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JavaScript – Type Conversion To Number

In JavaScript, the + operator is used for both addition of numeric values and concatenation of strings. This often causes problems when i.e. adding up form field values. Since JavaScript is a non-typed language form field values will be treated as strings, and if they are “+”‘d together, JavaScript will treat this as a concatenation operation instead of adding numeric values.

To fix this problem, JavaScript needs a hint to tell it when to treat value as numbers, rather than strings. The unary + operator can be used to implicitly convert the string value into a number. Prefixing a variable or expression with + will force it to evaluate as a number, which can then be successfully used in a math operation.
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Java – Enumeration as List

Once in a while I stumble across a situation when I have an Enumeration<?>, but I’d actually rather have a List<?> instead.

In my current situation I had a little tool that tracked a http request’s header names for me. But it expected the names as an List<String> rather than the enumeration<?> the HttpServletRequest returns when being asked to give the names of all received headers.

This little trick does the job. And – best of all – it’s not even a hack… 🙂

Enumeration<String> enumeration = request.getHeaderNames();
List<String> names = Collections.list(enumeration);

Immutable Objects – A Powerful Concept

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What Are Immutable Objects?

Immutable objects are objects that cannot be modified. So there are no setters or other methods that alter the state of such an immutable object. They are easy to design and easy to implement as i.e. thread safety is not an issue at all.

Immutable Objects In Combination With the Flyweight Pattern

A flyweight object always has to be immutable as for flyweight objects it always shall be guaranteed that an instance encapsulating a certain identity of the object always exists only once within the system. So in Java i.e. the String “sample” shall exist only once in the system. In this way memory can be saved as several hundred instances of “sample” will be avoided. All uses of “sample” will reference the single one instance of “sample”.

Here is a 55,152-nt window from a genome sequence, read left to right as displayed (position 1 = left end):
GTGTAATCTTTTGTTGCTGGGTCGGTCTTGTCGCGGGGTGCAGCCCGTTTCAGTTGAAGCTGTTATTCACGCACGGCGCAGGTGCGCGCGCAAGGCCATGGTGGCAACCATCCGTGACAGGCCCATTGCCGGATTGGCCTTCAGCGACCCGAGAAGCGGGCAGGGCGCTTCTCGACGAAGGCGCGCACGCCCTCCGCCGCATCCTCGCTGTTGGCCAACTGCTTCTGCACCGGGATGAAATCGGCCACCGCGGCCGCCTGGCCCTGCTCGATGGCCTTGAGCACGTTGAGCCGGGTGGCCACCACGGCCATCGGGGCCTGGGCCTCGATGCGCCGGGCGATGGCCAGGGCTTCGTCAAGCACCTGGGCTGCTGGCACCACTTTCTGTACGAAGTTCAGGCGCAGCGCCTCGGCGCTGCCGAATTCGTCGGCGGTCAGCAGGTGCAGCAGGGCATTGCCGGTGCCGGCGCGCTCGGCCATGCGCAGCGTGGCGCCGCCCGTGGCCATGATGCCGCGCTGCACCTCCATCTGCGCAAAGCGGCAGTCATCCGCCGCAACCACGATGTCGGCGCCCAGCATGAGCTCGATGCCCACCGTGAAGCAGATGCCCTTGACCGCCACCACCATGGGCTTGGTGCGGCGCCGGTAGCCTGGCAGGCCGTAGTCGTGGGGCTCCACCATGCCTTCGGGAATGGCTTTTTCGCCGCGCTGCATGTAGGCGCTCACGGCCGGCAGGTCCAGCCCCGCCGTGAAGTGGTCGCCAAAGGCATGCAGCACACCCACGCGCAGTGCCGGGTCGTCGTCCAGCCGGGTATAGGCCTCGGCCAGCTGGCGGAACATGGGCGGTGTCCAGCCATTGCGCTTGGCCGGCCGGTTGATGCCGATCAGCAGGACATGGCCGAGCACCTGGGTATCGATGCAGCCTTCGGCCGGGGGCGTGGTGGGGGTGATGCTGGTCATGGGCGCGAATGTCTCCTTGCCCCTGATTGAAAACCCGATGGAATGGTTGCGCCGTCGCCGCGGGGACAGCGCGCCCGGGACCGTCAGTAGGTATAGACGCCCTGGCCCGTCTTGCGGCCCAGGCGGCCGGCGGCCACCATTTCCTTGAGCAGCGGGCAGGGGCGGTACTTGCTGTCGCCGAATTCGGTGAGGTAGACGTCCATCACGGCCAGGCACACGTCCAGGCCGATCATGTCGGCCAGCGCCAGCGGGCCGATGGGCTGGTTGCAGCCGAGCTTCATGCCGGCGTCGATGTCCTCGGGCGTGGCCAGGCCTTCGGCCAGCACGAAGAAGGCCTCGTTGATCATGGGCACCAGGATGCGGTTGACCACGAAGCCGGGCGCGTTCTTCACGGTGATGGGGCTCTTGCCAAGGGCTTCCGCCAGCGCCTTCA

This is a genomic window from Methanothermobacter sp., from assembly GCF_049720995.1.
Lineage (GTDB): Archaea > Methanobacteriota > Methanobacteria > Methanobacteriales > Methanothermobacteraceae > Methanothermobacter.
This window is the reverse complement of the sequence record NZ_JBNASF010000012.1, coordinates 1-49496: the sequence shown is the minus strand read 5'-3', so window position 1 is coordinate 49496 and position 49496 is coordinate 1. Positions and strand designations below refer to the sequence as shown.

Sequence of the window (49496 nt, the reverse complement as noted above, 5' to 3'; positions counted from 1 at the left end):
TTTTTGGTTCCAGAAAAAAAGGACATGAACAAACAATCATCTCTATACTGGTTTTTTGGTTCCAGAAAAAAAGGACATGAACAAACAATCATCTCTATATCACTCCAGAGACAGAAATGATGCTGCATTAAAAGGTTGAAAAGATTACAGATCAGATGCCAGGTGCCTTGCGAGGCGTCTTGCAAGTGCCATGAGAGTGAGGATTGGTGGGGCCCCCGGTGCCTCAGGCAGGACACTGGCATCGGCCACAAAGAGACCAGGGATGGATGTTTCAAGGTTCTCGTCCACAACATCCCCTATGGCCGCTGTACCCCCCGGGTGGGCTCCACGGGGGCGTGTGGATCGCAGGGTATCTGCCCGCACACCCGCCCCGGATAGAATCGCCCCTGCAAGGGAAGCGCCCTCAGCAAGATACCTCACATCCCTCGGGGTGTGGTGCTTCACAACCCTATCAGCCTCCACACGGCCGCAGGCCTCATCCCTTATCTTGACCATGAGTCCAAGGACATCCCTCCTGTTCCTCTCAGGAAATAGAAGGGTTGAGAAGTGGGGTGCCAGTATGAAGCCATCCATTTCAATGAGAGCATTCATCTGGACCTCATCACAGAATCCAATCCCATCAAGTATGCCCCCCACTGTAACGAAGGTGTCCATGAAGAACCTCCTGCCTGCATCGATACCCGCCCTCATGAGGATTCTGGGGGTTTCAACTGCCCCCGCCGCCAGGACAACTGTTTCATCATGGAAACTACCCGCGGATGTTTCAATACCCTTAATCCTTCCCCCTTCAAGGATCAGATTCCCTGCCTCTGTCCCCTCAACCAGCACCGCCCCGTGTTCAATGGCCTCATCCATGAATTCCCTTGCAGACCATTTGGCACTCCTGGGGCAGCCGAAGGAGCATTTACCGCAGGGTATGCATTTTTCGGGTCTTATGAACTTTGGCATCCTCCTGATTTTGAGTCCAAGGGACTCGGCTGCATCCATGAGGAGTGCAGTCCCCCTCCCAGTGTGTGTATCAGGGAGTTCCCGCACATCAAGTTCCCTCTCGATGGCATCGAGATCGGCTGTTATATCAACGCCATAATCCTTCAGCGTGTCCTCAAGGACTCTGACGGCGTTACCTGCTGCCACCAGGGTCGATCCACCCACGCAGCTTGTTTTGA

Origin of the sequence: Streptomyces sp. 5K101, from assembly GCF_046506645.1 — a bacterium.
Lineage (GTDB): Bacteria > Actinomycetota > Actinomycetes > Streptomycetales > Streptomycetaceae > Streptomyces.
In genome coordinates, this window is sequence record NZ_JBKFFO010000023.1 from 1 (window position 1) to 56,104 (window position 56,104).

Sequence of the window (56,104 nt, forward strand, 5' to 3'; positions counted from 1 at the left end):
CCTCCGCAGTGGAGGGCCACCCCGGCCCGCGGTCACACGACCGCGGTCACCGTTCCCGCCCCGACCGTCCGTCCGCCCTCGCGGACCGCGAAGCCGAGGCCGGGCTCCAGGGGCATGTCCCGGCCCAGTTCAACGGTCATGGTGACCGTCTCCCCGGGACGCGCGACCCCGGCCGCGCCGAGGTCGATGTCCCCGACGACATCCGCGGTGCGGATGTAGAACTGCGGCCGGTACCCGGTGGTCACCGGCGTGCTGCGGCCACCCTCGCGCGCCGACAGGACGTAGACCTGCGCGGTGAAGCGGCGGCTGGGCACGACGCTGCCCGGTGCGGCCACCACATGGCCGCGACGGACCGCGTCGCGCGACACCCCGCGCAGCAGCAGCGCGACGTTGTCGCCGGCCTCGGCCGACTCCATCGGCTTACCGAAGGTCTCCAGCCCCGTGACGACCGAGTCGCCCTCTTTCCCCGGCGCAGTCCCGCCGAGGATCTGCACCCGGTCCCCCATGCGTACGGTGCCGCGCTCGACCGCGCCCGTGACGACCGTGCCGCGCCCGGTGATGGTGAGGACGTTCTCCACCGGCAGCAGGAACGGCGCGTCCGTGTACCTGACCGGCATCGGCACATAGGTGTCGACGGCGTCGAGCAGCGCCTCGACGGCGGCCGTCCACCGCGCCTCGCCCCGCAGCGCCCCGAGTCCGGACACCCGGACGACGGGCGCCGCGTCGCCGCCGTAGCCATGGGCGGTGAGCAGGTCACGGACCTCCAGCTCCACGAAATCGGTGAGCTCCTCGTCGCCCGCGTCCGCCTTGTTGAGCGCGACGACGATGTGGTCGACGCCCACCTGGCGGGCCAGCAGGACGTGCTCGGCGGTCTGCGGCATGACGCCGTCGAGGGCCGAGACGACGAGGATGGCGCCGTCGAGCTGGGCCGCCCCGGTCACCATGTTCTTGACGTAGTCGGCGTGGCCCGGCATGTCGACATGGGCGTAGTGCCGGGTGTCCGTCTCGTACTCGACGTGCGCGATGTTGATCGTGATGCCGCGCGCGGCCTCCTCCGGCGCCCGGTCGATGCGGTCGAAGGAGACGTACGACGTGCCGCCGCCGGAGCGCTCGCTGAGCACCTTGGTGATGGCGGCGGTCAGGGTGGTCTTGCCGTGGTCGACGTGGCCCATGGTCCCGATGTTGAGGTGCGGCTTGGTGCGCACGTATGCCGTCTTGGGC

If now one instance of “sample” has to be modified to “SAMPLE” a new instance for te new “SAMPLE” is created and used for all upcoming “SAMPLE”‘s. Therefore obviously the “sample” has to be immutable as all other references would change to “SAMPLE” too.

So flyweights always have to be immutable, and immutables that are not implemented as flyweights keep redundant data in memory, and therefore shall be avoided unless it can be guaranteed that there will be no more than only a small number of identical instance.
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Java – Guava Library’s ListeningExecutorService Tutorial

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As an add-on to the previous article “Java – ExecutorService and ThreadPoolExecutor Tutorial” I’d like to introduce a feature from Google’s Guava Library.

The idea behind the ListeningExecutorService and the dependent ListenableFuture is that callback methods can be registered, that will be called once execution of a task reaches a defined state.

See here the code sample from the Guava wiki to get a first idea how this works.
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Java – ExecutorService and ThreadPoolExecutor Tutorial